Colorado Hot Springs
The nomadic Utes were the first to use the many naturally occurring hot springs of Glenwood Springs for soaking, steaming and inhalation during their summer travels through the area. They named the largest of the springs Yampah, which in the Ute language means “Big Medicine.” Soon, European settlers followed and the area grew to become a tourist destination.
Early settlers and entrepreneurs Isaac Cooper and Walter Devereux saw the potential for Glenwood Springs to become a destination for wealthy spa-goers and had visions of developing the hot spring amenities into a world class resort. But before that could happen, much work had to be done.
The Yampah spring surfaced on the north bank of the Grand (Colorado) River, just across from a large island located in the middle of the river. In order to allow for the necessary room to build an enormous pool and all the related buildings including the stone bathhouse, it would be necessary to divert the entire flow of the river to the south side of the island so that the island could become part of the north bank. Diverting the river was quite an engineering feat and one that required a huge labor force. The inmates at the local jail were thus put to work, and with all the fights that broke out due to the gambling, saloons, and brothels along the riverfront, there was no shortage of workers. With the river diversion complete, efforts turned to building the world’s largest mineral hot springs pool and an opulent bathhouse complete with a men's only gambling casino. The pool and bathhouse opened to much fanfare in 1888 and did indeed attract wealthy visitors from Europe and the East Coast. Over the years, the Glenwood Colorado Hot Springs have had many incarnations including serving as the exclusive enclave of the privileged, an armed services rehabilitation center during WWII, and finally, as the family-friendly resort destination that it is today.
At about the same time that the pool was being constructed, Walter Devereux was also developing the Vapor Caves as a health-enhancing attraction just east of the pool. There were originally three separate cave entrances; two were on the south side of the river and were eventually sealed up by the railroad. Vapor Cave number three located on the north side, was the most accessible and continues to be used today. The Devereux family enlarged the caves and made them more visitor-friendly by adding marble benches to the three underground caves, wooden walkways for even-footing and illuminated the subterranean space by stringing overhead electric lighting. Because of the heat and its underground location, it was billed as a “hygienic Hades.” In 1893, the foundation for the current spa building was laid. The Vapor Caves officially opened to the public later that year.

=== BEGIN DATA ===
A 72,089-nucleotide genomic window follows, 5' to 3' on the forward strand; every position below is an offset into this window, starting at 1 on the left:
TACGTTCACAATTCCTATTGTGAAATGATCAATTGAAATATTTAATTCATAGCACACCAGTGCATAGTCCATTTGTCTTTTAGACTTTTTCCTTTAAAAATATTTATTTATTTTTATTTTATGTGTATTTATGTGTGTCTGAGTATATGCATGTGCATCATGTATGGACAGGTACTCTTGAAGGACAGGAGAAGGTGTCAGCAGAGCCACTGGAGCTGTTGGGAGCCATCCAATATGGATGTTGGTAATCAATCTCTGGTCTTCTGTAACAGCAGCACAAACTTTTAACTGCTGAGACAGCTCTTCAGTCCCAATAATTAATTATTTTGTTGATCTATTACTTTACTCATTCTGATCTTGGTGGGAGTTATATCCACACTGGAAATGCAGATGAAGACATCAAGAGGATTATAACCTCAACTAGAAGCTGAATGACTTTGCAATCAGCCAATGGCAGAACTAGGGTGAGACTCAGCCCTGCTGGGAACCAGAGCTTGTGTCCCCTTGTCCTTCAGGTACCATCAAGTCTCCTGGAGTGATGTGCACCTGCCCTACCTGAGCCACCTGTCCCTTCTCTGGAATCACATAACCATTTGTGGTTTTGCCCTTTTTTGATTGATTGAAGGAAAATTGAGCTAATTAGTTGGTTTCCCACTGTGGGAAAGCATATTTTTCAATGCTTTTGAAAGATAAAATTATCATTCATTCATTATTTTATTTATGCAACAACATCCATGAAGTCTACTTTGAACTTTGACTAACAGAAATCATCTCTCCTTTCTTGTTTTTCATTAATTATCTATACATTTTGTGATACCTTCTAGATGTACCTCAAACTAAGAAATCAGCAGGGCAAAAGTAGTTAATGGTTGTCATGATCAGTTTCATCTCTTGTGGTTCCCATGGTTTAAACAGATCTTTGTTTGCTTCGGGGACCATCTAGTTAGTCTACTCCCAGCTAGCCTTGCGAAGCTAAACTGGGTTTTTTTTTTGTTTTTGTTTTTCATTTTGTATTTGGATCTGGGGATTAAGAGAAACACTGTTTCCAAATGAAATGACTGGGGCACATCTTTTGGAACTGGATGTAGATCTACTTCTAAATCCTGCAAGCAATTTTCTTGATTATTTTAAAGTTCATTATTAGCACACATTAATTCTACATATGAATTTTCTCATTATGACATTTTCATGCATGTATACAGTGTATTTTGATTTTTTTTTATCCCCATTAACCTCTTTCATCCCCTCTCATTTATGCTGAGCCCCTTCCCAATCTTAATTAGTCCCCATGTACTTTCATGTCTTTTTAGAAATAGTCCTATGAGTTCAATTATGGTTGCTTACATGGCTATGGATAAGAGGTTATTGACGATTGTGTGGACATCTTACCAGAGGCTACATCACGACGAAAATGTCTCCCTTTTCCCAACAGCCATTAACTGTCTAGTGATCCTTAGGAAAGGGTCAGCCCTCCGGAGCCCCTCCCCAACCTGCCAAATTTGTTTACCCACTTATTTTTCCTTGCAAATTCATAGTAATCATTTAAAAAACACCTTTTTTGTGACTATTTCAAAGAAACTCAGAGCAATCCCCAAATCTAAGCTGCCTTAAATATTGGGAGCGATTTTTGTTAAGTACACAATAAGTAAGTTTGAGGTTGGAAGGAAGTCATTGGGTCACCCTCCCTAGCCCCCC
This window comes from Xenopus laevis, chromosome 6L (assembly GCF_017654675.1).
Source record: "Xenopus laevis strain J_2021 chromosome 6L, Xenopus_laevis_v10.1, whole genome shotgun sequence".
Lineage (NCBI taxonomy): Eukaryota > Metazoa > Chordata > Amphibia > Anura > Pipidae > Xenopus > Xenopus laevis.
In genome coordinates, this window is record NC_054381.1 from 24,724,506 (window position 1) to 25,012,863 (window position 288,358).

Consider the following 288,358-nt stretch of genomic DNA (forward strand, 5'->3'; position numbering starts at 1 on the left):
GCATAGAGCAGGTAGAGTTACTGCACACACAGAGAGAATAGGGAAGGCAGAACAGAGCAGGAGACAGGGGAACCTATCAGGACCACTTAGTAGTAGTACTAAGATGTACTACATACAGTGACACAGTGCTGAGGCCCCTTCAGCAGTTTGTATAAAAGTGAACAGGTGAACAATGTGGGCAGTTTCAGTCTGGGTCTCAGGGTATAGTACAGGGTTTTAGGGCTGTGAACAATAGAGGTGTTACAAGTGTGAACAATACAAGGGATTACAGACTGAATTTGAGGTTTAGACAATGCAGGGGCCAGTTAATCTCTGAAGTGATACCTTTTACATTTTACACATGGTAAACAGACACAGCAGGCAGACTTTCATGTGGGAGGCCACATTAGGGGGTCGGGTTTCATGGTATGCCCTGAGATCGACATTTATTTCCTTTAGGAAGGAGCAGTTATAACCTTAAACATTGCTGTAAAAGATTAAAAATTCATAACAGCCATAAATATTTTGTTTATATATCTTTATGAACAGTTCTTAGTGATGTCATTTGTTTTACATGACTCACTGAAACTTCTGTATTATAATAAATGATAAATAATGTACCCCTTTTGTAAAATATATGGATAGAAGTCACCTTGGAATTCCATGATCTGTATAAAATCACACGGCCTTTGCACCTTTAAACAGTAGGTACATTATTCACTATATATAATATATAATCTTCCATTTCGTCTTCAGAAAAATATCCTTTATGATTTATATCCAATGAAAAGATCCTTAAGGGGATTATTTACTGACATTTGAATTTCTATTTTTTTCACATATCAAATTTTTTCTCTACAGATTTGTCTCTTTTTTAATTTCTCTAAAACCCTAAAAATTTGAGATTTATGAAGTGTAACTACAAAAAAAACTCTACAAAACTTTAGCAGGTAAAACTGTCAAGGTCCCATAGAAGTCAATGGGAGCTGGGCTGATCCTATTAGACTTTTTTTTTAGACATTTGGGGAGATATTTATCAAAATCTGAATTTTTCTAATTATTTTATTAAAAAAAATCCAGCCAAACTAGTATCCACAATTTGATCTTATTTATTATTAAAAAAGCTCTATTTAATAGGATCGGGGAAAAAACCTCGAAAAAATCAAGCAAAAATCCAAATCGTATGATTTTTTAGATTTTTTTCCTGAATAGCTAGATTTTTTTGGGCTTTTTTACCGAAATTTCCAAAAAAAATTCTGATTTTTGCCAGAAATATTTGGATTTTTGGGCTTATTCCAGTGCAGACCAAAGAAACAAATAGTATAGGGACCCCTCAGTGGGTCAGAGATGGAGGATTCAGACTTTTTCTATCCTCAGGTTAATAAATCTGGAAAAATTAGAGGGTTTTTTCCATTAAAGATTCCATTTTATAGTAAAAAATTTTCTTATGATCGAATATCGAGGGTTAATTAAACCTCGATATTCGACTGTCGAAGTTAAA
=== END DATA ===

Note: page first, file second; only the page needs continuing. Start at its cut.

Iron Mountain Hot Springs was once home to a riverside bathhouse and spa originally built by Sheriff Robert Ware in 1896. It operated under various owners for 100 years before closing in 1996 including H.J. Gamba from the 1940s until the early ’60s when it was sold to longtime local chiropractor Charles Graves. He then sold it to the Redstone Corp., a subsidiary of the Mid-Continent coal mining company, in 1977. The company contracted with various operators until the spa closed for good in 1996. Under new ownership, the Iron Mountain Hot Springs once again opened to the public in July 2015.
Iron Mountain Hot Springs gets its name from the Iron Spring, a geothermal spring that runs through a vein of rock in Iron Mountain, the same mountain on which Glenwood Caverns Adventure Park is located. While the Iron Springs don’t have the same sulfur content as the Yampah spring which supplies the Glenwood Hot Springs Pool, they are reputed to have more invigorating therapeutic value because iron oxygenates the blood, whereas sulfur springs are considered to be more relaxing.
Explore all of the historical things to do, learn and see in Glenwood Springs with a modern twist; there is something for everyone and a new adventure to be had every day!
*All photos on this page are courtesy of the Glenwood Springs Historical Society and Frontier Museum.